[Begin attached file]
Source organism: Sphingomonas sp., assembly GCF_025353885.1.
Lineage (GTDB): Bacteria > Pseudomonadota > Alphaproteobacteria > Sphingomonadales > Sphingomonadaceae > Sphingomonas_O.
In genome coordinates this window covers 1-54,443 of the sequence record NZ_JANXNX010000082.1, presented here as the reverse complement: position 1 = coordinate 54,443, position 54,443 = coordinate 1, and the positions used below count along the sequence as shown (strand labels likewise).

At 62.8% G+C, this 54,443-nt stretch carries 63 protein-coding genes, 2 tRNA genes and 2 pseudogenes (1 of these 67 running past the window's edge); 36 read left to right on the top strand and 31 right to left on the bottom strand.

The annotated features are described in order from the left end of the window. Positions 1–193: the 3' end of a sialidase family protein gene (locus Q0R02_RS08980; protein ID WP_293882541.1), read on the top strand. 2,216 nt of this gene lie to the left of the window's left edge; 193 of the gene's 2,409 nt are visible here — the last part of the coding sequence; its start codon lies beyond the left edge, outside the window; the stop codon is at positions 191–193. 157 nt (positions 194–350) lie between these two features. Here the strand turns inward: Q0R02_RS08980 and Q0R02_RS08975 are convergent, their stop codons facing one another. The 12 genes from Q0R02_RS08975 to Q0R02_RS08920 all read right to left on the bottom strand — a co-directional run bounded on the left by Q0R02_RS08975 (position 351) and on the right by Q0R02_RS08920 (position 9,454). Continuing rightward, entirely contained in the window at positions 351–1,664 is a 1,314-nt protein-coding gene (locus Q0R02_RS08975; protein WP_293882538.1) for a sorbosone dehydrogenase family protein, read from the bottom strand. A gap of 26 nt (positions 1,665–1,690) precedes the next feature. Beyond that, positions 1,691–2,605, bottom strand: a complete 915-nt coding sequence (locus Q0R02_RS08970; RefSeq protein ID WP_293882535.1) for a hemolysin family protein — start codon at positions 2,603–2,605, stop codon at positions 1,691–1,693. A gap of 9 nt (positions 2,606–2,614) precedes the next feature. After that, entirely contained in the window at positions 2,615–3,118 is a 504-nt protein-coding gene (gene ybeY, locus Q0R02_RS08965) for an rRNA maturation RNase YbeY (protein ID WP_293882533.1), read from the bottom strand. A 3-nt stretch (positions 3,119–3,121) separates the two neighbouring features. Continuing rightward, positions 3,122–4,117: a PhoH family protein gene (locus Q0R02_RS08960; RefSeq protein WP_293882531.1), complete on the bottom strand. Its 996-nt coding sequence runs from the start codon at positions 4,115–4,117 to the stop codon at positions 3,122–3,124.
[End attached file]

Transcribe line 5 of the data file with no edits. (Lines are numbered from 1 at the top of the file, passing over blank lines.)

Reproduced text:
The annotated features are described in order from the left end of the window. Positions 1–193: the 3' end of a sialidase family protein gene (locus Q0R02_RS08980; protein ID WP_293882541.1), read on the top strand. 2,216 nt of this gene lie to the left of the window's left edge; 193 of the gene's 2,409 nt are visible here — the last part of the coding sequence; its start codon lies beyond the left edge, outside the window; the stop codon is at positions 191–193. 157 nt (positions 194–350) lie between these two features. Here the strand turns inward: Q0R02_RS08980 and Q0R02_RS08975 are convergent, their stop codons facing one another. The 12 genes from Q0R02_RS08975 to Q0R02_RS08920 all read right to left on the bottom strand — a co-directional run bounded on the left by Q0R02_RS08975 (position 351) and on the right by Q0R02_RS08920 (position 9,454). Continuing rightward, entirely contained in the window at positions 351–1,664 is a 1,314-nt protein-coding gene (locus Q0R02_RS08975; protein WP_293882538.1) for a sorbosone dehydrogenase family protein, read from the bottom strand. A gap of 26 nt (positions 1,665–1,690) precedes the next feature. Beyond that, positions 1,691–2,605, bottom strand: a complete 915-nt coding sequence (locus Q0R02_RS08970; RefSeq protein ID WP_293882535.1) for a hemolysin family protein — start codon at positions 2,603–2,605, stop codon at positions 1,691–1,693. A gap of 9 nt (positions 2,606–2,614) precedes the next feature. After that, entirely contained in the window at positions 2,615–3,118 is a 504-nt protein-coding gene (gene ybeY, locus Q0R02_RS08965) for an rRNA maturation RNase YbeY (protein ID WP_293882533.1), read from the bottom strand. A 3-nt stretch (positions 3,119–3,121) separates the two neighbouring features. Continuing rightward, positions 3,122–4,117: a PhoH family protein gene (locus Q0R02_RS08960; RefSeq protein WP_293882531.1), complete on the bottom strand. Its 996-nt coding sequence runs from the start codon at positions 4,115–4,117 to the stop codon at positions 3,122–3,124.